Bicamed 50

Bicamed 50

bicalutamide

Manufacturer:

Hetero Labs

Distributor:

Medicell Pharma
Full Prescribing Info
Contents
Bicalutamide.
Description
Each film coated tablet contains 50 mg of Bicalutamide.
Bicalutamide Tablets contain 50 mg of bicalutamide, a non-steroidal androgen receptor inhibitor with no other known endocrine activity. The chemical name is propanamide, N [4 cyano-3-(trifluoromethyl)phenyl]-3-[(4-fluorophenyl)sulfonyl]- 2-hydroxy-2-methyl-,(+-).
Bicalutamide is a racemate with its antiandrogenic activity being almost exclusively exhibited by the R-enantiomer of bicalutamide; the S-enantiomer is essentially inactive.
The inactive ingredients of Bicalutamide Tablets are Lactose monohydrate, Crospovidone, Povidone, Magnesium stearate and Opadry White (HPMC 2910/ Hypromellose 5 cp (E464) 62.500% w/w,Titanium dioxide (E171), Macrogol/PEG 400).
Action
Pharmacotherapeutic group: Antiandrogen. ATC code: L02 B B03.
Pharmacology: Pharmacodynamics: Bicalutamide is a non-steroidal antiandrogen, devoid of other endocrine activity. It binds to androgen receptors without activating gene expression, and thus inhibits the androgen stimulus. Regression of prostatic tumours results from this inhibition. Clinically, discontinuation of Bicalutamide can result in antiandrogen withdrawal syndrome in a subset of patients.
Bicalutamide is a racemate with its antiandrogenic activity being almost exclusively in the (R)-enantiomer.
Pharmacokinetics: Bicalutamide is well absorbed following oral administration. There is no evidence of any clinically relevant effect of food on bioavailability.
The (S)-enantiomer is rapidly cleared relative to the (R)-enantiomer, the latter having a plasma elimination half-life of about 1 week.
On daily administration of Bicalutamide, the (R)-enantiomer accumulates about 10 fold in plasma as a consequence of its long half-life.
Steady state plasma concentrations of the (R)-enantiomer of approximately 9 microgram/ml are observed during daily administration of 50 mg doses of Bicalutamide. At steady state the predominantly active (R)-enantiomer accounts for 99% of the total circulating enantiomers.
The pharmacokinetics of the (R)-enantiomer are unaffected by age, renal impairment or mild to moderate hepatic impairment. There is evidence that for subjects with severe hepatic impairment, the (R)-enantiomer is more slowly eliminated from plasma.
Bicalutamide is highly protein bound (racemate 96% (R)-enantiomer>99%) and extensively metabolised (via oxidation and glucuronidation): Its metabolites are eliminated via the kidneys and bile in approximately equal proportions.
In a clinical study the mean concentration of R-bicalutamide in semen of men receiving Bicalutamide 150 mg was 4.9 microgram/ml. The amount of bicalutamide potentially delivered to a female partner during intercourse is low and by extrapolation possibly equates to approximately 0.3 microgram/kg. This is below that required to induce changes in offspring of laboratory animals.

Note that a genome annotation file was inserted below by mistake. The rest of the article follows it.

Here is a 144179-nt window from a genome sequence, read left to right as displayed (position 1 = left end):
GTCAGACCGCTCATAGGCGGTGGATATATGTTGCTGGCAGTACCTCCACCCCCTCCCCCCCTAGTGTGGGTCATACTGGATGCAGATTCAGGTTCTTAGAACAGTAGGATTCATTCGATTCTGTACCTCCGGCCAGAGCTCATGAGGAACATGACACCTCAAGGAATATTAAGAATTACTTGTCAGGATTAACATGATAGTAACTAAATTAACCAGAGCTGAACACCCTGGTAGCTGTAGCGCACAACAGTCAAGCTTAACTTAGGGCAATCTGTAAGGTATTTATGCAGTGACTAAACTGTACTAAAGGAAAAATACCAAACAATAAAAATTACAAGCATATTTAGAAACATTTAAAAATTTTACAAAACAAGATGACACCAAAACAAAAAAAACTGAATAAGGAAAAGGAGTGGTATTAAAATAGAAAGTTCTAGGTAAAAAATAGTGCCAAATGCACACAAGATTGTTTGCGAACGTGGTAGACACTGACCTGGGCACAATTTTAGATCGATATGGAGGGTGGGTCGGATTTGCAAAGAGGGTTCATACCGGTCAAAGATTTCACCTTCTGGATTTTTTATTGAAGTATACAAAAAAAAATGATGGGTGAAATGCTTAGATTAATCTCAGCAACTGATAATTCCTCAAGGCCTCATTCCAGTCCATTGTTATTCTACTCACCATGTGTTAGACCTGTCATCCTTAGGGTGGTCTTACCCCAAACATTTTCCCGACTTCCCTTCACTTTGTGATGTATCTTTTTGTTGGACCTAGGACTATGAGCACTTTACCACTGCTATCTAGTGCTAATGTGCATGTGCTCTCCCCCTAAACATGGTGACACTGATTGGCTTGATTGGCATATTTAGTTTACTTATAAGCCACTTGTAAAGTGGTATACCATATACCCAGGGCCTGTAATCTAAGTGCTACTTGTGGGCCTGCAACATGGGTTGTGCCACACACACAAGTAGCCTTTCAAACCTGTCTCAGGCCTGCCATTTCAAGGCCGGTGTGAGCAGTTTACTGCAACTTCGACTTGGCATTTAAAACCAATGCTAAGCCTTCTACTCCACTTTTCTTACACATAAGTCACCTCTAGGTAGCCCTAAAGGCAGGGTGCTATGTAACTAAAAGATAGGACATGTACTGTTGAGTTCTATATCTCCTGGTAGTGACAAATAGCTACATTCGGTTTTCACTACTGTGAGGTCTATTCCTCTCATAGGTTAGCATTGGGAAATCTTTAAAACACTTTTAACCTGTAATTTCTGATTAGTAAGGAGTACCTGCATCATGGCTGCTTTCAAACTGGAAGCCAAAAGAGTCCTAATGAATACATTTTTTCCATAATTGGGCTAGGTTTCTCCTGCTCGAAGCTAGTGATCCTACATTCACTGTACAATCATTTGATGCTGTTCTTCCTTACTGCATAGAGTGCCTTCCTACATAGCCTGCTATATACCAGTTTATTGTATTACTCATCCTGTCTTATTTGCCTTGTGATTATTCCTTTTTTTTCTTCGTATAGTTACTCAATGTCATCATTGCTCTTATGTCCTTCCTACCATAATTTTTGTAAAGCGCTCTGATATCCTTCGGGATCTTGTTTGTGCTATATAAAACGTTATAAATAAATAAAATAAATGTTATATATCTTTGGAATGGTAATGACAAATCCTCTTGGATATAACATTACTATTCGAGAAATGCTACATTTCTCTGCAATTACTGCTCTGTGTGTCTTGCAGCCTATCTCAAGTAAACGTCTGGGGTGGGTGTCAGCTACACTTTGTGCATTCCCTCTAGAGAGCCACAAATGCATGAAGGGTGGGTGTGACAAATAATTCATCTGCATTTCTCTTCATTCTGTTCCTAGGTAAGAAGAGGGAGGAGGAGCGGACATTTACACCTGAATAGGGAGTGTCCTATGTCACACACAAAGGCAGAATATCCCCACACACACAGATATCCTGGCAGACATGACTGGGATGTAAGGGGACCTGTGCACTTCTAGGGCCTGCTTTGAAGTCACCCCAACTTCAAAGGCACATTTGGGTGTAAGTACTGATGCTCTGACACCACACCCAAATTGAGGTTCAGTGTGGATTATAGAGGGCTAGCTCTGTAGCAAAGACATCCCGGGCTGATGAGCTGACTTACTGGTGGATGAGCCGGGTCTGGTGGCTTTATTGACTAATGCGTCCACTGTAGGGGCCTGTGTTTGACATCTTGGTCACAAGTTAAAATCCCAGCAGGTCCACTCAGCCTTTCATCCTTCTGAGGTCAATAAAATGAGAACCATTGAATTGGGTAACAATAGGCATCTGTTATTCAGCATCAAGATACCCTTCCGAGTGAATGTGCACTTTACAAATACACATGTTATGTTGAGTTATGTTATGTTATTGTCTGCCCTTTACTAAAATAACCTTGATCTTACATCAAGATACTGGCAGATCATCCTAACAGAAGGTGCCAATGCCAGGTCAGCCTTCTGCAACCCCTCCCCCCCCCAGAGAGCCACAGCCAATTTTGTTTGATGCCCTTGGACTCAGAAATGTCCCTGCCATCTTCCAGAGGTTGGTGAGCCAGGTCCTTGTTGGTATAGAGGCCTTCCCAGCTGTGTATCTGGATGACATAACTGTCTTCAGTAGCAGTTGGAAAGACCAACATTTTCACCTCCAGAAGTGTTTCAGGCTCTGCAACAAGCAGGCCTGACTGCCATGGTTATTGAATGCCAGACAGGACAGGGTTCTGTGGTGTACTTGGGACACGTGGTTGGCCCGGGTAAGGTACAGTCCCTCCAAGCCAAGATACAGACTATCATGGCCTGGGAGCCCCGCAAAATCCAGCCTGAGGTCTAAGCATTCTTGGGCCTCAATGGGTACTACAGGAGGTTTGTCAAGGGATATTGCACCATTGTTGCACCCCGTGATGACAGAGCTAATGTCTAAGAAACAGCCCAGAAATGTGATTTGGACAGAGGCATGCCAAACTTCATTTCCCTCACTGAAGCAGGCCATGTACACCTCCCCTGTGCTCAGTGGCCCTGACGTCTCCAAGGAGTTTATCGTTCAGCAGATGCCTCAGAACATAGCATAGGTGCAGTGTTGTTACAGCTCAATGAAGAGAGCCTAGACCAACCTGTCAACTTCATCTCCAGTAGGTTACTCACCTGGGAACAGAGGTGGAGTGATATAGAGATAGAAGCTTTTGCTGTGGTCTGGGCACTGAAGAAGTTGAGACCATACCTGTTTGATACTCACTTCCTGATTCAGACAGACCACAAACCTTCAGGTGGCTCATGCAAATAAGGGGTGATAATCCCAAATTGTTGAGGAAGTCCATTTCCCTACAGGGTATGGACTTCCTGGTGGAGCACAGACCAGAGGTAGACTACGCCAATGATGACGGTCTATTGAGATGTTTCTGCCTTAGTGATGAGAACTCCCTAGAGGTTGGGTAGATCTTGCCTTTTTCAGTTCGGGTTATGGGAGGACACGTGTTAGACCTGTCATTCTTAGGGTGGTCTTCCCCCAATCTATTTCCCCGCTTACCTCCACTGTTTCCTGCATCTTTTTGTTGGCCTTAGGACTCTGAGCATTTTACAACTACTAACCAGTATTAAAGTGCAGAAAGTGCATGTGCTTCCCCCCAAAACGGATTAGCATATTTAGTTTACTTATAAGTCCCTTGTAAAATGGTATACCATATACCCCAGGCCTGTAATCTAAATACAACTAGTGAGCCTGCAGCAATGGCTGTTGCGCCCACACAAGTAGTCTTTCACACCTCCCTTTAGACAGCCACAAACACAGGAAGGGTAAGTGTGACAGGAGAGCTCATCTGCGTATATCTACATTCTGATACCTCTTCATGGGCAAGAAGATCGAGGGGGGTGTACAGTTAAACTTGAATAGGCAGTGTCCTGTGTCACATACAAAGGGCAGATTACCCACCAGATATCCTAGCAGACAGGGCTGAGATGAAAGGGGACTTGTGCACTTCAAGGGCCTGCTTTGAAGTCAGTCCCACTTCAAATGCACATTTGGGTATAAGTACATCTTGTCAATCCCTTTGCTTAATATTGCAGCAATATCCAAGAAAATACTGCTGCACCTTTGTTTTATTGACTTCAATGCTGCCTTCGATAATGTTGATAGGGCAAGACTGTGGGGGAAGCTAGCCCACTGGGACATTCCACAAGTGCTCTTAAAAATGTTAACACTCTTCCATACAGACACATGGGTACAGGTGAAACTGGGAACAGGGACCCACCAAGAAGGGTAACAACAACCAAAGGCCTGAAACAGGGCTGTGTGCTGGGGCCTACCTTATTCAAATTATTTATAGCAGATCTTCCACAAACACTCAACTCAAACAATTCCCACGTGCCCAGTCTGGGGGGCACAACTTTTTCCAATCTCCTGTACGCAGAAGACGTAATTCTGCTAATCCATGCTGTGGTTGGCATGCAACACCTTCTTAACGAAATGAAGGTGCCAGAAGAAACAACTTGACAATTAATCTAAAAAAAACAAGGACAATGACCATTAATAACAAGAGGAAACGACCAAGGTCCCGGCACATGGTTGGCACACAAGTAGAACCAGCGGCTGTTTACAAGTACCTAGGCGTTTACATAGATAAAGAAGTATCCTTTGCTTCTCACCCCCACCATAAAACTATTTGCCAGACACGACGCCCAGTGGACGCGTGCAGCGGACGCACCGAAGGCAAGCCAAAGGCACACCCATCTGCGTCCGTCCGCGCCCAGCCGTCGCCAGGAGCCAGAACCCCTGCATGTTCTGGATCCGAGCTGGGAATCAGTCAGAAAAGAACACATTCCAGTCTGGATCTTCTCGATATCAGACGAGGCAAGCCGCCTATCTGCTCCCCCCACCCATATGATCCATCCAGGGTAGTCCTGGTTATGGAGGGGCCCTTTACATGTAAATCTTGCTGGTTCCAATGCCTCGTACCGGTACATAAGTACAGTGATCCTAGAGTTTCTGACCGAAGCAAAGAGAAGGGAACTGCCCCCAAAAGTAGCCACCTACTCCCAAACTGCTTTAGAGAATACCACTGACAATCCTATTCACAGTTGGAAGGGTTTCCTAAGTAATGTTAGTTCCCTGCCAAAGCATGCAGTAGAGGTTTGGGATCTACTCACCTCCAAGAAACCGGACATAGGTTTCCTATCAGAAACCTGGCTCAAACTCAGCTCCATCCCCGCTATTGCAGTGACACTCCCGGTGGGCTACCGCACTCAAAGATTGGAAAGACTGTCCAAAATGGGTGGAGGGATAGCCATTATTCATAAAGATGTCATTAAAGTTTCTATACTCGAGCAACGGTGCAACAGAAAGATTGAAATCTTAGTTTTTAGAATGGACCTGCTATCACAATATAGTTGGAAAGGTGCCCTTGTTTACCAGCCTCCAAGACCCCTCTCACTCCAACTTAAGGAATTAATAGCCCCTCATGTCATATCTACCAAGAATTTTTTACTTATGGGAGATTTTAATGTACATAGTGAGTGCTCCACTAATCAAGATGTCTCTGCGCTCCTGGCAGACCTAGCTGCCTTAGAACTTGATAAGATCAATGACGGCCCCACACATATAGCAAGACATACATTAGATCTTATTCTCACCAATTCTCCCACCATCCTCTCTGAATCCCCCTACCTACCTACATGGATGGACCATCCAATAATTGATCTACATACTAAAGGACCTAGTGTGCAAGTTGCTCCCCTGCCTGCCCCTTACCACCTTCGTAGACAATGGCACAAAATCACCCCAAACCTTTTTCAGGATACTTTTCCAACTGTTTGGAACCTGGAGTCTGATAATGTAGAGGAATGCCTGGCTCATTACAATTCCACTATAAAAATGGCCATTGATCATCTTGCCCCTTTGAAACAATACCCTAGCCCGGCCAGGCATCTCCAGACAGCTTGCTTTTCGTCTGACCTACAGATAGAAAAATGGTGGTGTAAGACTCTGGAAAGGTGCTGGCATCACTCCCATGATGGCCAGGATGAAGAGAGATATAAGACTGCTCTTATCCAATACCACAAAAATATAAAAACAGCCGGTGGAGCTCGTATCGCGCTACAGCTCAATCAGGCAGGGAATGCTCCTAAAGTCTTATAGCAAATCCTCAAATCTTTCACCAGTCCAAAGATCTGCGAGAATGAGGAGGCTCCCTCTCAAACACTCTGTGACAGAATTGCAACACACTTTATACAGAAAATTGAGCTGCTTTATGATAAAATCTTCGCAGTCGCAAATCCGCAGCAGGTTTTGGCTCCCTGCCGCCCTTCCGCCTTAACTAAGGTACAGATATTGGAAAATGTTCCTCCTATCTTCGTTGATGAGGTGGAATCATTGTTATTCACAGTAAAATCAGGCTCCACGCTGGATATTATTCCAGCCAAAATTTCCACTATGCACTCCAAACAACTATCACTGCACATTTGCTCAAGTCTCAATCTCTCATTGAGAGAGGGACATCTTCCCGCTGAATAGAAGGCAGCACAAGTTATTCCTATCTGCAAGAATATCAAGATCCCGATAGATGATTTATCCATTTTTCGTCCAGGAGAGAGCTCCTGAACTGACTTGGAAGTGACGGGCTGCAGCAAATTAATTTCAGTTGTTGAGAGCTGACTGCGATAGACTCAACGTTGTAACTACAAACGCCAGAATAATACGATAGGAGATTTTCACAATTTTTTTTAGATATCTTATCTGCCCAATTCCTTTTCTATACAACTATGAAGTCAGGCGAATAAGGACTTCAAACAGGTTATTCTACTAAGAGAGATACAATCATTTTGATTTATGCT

Toxicology: Preclinical safety data: Bicalutamide is a potent antiandrogen and a mixed function oxidase enzyme inducer in animals. Target organ changes, including tumour induction, in animals, are related to these activities. None of the findings in the preclinical testing is considered to have relevance to the treatment of advanced prostate cancer patients.
Indications/Uses
Treatment of advanced prostate cancer in combination with LHRH analogue therapy or surgical castration.
Dosage/Direction for Use
Adult males including the elderly: one tablet (50 mg) once a day.
Treatment with Bicalutamide should be started at the same time as treatment with an LHRH analogue or surgical castration.
Children: Bicalutamide is contraindicated in children.
Renal impairment: no dosage adjustment is necessary for patients with renal impairment.
Hepatic impairment: no dosage adjustment is necessary for patients with mild hepatic impairment. Increased accumulation may occur in patients with moderate to severe hepatic impairment (see Precautions).
Overdosage
There is no human experience of overdosage. There is no specific antidote; treatment should be symptomatic. Dialysis may not be helpful, since Bicalutamide is highly protein bound and is not recovered unchanged in the urine. General supportive care, including frequent monitoring of vital signs, is indicated.
Contraindications
Bicalutamide is contraindicated in females and children (see Use in Pregnancy & Lactation).
Bicalutamide must not be given to any patient who has shown a hypersensitivity reaction to the active substance or to any of the excipients of this product.
Co-administration of terfenadine, astemizole or cisapride with Bicalutamide is contraindicated (see Interactions).
Special Precautions
Initiation of treatment should be under the direct supervision of a specialist.
Bicalutamide is extensively metabolised in the liver. Data suggests that its elimination may be slower in subjects with severe hepatic impairment and this could lead to increased accumulation of Bicalutamide. Therefore, Bicalutamide should be used with caution in patients with moderate to severe hepatic impairment.